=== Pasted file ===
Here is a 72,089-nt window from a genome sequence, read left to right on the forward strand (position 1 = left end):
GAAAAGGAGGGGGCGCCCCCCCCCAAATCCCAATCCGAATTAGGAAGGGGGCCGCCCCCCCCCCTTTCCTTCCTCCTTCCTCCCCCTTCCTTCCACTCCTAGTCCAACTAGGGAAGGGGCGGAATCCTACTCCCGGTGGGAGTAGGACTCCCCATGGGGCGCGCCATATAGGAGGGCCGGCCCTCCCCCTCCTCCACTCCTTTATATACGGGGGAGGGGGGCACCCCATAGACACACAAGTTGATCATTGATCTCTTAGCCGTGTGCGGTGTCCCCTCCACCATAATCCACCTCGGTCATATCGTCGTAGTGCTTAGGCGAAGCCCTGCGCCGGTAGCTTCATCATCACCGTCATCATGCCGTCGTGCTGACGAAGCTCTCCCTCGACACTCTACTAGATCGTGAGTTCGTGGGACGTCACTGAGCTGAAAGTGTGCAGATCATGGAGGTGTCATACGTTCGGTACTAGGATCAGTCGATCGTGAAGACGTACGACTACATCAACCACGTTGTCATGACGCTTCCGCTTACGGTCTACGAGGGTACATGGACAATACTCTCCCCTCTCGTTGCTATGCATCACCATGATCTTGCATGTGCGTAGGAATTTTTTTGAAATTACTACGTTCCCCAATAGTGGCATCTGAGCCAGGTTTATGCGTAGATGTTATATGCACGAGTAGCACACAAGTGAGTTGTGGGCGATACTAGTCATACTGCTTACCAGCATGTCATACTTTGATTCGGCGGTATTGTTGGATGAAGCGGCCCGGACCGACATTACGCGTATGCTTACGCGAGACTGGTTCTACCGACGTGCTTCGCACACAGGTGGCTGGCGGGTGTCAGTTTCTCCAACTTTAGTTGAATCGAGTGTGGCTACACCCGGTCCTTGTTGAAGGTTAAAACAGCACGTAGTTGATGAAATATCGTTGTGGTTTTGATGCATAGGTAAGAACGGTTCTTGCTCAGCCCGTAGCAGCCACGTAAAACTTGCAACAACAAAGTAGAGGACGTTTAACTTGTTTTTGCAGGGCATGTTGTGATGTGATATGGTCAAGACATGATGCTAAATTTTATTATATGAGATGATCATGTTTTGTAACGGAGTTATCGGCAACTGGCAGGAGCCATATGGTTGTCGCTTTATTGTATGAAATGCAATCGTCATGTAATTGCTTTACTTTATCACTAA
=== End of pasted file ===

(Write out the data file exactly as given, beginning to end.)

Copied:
Here is a 72,089-nt window from a genome sequence, read left to right on the forward strand (position 1 = left end):
GAAAAGGAGGGGGCGCCCCCCCCCAAATCCCAATCCGAATTAGGAAGGGGGCCGCCCCCCCCCCTTTCCTTCCTCCTTCCTCCCCCTTCCTTCCACTCCTAGTCCAACTAGGGAAGGGGCGGAATCCTACTCCCGGTGGGAGTAGGACTCCCCATGGGGCGCGCCATATAGGAGGGCCGGCCCTCCCCCTCCTCCACTCCTTTATATACGGGGGAGGGGGGCACCCCATAGACACACAAGTTGATCATTGATCTCTTAGCCGTGTGCGGTGTCCCCTCCACCATAATCCACCTCGGTCATATCGTCGTAGTGCTTAGGCGAAGCCCTGCGCCGGTAGCTTCATCATCACCGTCATCATGCCGTCGTGCTGACGAAGCTCTCCCTCGACACTCTACTAGATCGTGAGTTCGTGGGACGTCACTGAGCTGAAAGTGTGCAGATCATGGAGGTGTCATACGTTCGGTACTAGGATCAGTCGATCGTGAAGACGTACGACTACATCAACCACGTTGTCATGACGCTTCCGCTTACGGTCTACGAGGGTACATGGACAATACTCTCCCCTCTCGTTGCTATGCATCACCATGATCTTGCATGTGCGTAGGAATTTTTTTGAAATTACTACGTTCCCCAATAGTGGCATCTGAGCCAGGTTTATGCGTAGATGTTATATGCACGAGTAGCACACAAGTGAGTTGTGGGCGATACTAGTCATACTGCTTACCAGCATGTCATACTTTGATTCGGCGGTATTGTTGGATGAAGCGGCCCGGACCGACATTACGCGTATGCTTACGCGAGACTGGTTCTACCGACGTGCTTCGCACACAGGTGGCTGGCGGGTGTCAGTTTCTCCAACTTTAGTTGAATCGAGTGTGGCTACACCCGGTCCTTGTTGAAGGTTAAAACAGCACGTAGTTGATGAAATATCGTTGTGGTTTTGATGCATAGGTAAGAACGGTTCTTGCTCAGCCCGTAGCAGCCACGTAAAACTTGCAACAACAAAGTAGAGGACGTTTAACTTGTTTTTGCAGGGCATGTTGTGATGTGATATGGTCAAGACATGATGCTAAATTTTATTATATGAGATGATCATGTTTTGTAACGGAGTTATCGGCAACTGGCAGGAGCCATATGGTTGTCGCTTTATTGTATGAAATGCAATCGTCATGTAATTGCTTTACTTTATCACTAA